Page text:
Detroit Mayor Mike Duggan is getting ready this morning to announce a major effort to lure teachers and other school employees to the city of Detroit: Offering them half-priced homes.
According to a press release that’s expected to be released at an event this morning, the mayor plans to announce that all Detroit school employees — whether they work for district, charter or parochial schools — will now get a 50 percent discount on houses auctioned through the Detroit Land Bank Authority.
That discount is already available to city employees, retirees and their families. Now it will be available to full-time employees of schools located in the city.
“Teachers and educators are vital to the city’s future,” Duggan is quoted as saying in the release. “It’s critical to give our school employees, from teachers to custodial staff, the opportunity to live in the communities they teach in.”
If the effort can convince teachers to live in the city rather than surrounding suburbs, it could help a stabilize the population decline that has led to blight and neighborhood deterioration in many parts of the city.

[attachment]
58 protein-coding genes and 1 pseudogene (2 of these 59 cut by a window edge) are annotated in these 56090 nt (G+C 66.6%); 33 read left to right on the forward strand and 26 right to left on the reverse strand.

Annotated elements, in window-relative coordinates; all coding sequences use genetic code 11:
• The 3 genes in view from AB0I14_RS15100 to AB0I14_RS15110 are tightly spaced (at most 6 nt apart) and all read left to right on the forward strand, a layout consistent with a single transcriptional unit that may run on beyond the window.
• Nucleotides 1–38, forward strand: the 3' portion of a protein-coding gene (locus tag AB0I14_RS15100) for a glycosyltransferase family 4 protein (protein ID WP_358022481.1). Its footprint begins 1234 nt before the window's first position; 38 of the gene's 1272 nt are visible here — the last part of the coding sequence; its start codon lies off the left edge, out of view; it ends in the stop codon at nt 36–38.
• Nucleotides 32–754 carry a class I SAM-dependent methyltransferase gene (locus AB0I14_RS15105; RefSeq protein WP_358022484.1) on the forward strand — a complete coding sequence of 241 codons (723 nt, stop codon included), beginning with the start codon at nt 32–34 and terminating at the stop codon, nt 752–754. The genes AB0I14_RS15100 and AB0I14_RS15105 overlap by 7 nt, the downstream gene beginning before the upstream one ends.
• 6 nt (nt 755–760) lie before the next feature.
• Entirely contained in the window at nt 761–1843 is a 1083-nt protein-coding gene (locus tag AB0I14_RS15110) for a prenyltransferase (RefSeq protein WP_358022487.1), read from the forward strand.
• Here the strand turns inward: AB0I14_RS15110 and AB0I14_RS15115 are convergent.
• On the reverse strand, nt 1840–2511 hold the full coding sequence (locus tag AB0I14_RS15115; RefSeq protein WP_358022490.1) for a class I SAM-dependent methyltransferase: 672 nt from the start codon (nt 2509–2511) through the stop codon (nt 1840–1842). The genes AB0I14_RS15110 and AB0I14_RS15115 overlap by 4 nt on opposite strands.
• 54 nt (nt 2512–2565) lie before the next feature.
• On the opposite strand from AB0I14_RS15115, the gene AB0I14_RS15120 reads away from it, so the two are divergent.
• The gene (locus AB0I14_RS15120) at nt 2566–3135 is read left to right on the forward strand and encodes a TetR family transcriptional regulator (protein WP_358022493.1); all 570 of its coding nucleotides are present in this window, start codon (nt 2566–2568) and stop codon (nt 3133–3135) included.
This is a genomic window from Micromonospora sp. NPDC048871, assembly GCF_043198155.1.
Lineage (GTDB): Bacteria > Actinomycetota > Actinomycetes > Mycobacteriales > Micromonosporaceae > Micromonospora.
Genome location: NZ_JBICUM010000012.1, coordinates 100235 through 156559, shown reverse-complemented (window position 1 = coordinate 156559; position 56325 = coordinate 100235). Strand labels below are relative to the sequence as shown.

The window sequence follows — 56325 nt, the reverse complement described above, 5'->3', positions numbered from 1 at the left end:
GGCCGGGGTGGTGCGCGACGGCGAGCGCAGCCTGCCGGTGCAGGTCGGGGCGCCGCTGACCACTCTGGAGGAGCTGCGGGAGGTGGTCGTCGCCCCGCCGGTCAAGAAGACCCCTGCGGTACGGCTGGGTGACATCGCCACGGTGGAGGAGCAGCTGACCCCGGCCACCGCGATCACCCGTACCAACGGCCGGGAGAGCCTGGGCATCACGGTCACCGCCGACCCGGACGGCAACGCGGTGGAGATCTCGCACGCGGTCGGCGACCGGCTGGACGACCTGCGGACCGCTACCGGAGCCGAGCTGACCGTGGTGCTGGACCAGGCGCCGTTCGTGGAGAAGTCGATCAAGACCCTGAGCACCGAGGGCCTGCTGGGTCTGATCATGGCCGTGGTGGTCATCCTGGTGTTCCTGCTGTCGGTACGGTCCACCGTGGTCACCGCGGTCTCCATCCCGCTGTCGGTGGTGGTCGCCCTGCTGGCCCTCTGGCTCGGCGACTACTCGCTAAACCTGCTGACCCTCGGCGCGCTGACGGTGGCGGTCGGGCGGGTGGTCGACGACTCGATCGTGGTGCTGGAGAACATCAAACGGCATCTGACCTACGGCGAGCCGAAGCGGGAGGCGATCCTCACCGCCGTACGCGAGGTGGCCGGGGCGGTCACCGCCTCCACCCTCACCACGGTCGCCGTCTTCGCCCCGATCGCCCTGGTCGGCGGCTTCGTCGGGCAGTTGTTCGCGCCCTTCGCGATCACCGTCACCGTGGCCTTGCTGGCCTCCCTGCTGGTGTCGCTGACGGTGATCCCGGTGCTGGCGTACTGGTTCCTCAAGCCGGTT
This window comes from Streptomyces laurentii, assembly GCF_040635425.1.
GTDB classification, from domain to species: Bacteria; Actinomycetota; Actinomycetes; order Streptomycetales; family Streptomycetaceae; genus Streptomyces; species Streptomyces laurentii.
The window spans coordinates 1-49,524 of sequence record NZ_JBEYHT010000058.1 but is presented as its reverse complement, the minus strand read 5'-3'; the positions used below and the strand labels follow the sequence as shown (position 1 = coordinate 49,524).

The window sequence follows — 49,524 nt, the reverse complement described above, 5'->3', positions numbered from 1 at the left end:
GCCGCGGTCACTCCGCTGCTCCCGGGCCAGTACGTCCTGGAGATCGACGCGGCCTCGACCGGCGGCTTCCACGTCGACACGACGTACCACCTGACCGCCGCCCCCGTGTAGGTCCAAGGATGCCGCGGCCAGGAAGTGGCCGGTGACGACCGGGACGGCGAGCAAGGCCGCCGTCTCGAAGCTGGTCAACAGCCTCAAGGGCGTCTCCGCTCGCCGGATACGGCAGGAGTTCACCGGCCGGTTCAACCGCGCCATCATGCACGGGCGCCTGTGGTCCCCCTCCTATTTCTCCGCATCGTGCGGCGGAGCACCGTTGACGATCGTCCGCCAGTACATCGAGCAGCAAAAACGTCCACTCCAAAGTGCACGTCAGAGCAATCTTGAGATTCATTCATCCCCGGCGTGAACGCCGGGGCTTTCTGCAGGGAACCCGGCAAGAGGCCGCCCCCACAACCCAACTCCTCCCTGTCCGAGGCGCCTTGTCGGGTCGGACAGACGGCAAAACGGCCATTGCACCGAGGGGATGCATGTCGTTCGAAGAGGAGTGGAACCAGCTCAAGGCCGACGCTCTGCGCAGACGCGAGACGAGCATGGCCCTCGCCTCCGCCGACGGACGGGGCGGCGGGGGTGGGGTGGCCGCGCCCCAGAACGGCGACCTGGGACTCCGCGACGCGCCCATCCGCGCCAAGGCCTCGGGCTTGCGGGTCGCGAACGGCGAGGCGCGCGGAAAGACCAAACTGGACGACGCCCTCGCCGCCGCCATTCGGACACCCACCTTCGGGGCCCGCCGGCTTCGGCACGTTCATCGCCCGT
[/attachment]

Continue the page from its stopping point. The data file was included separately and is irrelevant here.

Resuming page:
For city schools, the discounts give administrators another perk to offer prospective employees. District and charter schools in Detroit face severe teacher shortages that have created large class sizes and put many children in classrooms without fully qualified teachers.
Detroit’s new schools superintendent, Nikolai Vitti, has said he’s determined to make sure the hundreds of teacher vacancies that affected city schools last year are addressed by the start of classes in September.
In the press release, he’s quoted praising the discount program. “There is an opportunity and need to provide innovative solutions to recruit and retain teachers to work with our children in Detroit.”
The Detroit Land Bank Authority Educator Discount Program will be announced at an event scheduled for 10:45 this morning in front of a Land Bank house in Detroit’s Russell Woods neighborhood.
The Land Bank currently auctions three homes per day through its website, with bidding starting at $1,000.